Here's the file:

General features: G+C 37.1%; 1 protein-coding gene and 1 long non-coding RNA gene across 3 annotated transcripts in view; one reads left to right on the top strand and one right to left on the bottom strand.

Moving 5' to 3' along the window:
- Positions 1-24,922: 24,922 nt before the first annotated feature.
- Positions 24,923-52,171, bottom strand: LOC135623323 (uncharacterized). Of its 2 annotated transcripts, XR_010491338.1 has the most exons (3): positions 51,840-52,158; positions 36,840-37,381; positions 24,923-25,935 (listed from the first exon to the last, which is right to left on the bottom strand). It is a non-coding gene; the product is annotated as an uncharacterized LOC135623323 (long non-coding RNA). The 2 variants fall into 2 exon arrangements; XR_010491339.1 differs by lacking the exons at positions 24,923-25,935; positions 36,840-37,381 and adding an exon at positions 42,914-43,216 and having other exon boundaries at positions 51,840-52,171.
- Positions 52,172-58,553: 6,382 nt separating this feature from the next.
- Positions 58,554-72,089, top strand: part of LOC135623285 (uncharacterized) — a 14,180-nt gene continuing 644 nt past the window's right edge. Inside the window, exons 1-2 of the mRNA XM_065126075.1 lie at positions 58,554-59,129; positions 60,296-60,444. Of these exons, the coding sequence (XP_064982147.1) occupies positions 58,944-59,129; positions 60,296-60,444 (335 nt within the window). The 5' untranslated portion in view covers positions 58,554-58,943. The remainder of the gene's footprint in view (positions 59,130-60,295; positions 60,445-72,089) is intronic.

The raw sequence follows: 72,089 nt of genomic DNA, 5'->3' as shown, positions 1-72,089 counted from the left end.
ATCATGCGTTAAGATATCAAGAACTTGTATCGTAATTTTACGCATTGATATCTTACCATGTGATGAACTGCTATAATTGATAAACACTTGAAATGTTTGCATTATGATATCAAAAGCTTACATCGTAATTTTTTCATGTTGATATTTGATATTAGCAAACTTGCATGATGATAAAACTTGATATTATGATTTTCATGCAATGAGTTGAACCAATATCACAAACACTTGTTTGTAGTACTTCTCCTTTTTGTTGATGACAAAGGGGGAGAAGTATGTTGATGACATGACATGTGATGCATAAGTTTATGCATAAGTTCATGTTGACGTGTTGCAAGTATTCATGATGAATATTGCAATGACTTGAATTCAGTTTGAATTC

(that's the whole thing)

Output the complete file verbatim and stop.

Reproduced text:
General features: G+C 37.1%; 1 protein-coding gene and 1 long non-coding RNA gene across 3 annotated transcripts in view; one reads left to right on the top strand and one right to left on the bottom strand.

Moving 5' to 3' along the window:
- Positions 1-24,922: 24,922 nt before the first annotated feature.
- Positions 24,923-52,171, bottom strand: LOC135623323 (uncharacterized). Of its 2 annotated transcripts, XR_010491338.1 has the most exons (3): positions 51,840-52,158; positions 36,840-37,381; positions 24,923-25,935 (listed from the first exon to the last, which is right to left on the bottom strand). It is a non-coding gene; the product is annotated as an uncharacterized LOC135623323 (long non-coding RNA). The 2 variants fall into 2 exon arrangements; XR_010491339.1 differs by lacking the exons at positions 24,923-25,935; positions 36,840-37,381 and adding an exon at positions 42,914-43,216 and having other exon boundaries at positions 51,840-52,171.
- Positions 52,172-58,553: 6,382 nt separating this feature from the next.
- Positions 58,554-72,089, top strand: part of LOC135623285 (uncharacterized) — a 14,180-nt gene continuing 644 nt past the window's right edge. Inside the window, exons 1-2 of the mRNA XM_065126075.1 lie at positions 58,554-59,129; positions 60,296-60,444. Of these exons, the coding sequence (XP_064982147.1) occupies positions 58,944-59,129; positions 60,296-60,444 (335 nt within the window). The 5' untranslated portion in view covers positions 58,554-58,943. The remainder of the gene's footprint in view (positions 59,130-60,295; positions 60,445-72,089) is intronic.

The raw sequence follows: 72,089 nt of genomic DNA, 5'->3' as shown, positions 1-72,089 counted from the left end.
ATCATGCGTTAAGATATCAAGAACTTGTATCGTAATTTTACGCATTGATATCTTACCATGTGATGAACTGCTATAATTGATAAACACTTGAAATGTTTGCATTATGATATCAAAAGCTTACATCGTAATTTTTTCATGTTGATATTTGATATTAGCAAACTTGCATGATGATAAAACTTGATATTATGATTTTCATGCAATGAGTTGAACCAATATCACAAACACTTGTTTGTAGTACTTCTCCTTTTTGTTGATGACAAAGGGGGAGAAGTATGTTGATGACATGACATGTGATGCATAAGTTTATGCATAAGTTCATGTTGACGTGTTGCAAGTATTCATGATGAATATTGCAATGACTTGAATTCAGTTTGAATTC